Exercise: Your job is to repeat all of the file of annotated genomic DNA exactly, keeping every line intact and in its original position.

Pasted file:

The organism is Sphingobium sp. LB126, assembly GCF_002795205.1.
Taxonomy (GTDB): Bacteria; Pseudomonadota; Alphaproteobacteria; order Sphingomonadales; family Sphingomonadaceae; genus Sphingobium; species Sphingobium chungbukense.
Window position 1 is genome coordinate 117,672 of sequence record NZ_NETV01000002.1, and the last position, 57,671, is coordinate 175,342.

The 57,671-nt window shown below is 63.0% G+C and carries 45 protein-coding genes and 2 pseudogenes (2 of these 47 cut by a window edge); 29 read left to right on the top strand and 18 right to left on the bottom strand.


The organism is Sphingobium sp. LB126, assembly GCF_002795205.1.
Taxonomy (GTDB): Bacteria; Pseudomonadota; Alphaproteobacteria; order Sphingomonadales; family Sphingomonadaceae; genus Sphingobium; species Sphingobium chungbukense.
Window position 1 is genome coordinate 117,672 of sequence record NZ_NETV01000002.1, and the last position, 57,671, is coordinate 175,342.

The 57,671-nt window shown below is 63.0% G+C and carries 45 protein-coding genes and 2 pseudogenes (2 of these 47 cut by a window edge); 29 read left to right on the top strand and 18 right to left on the bottom strand.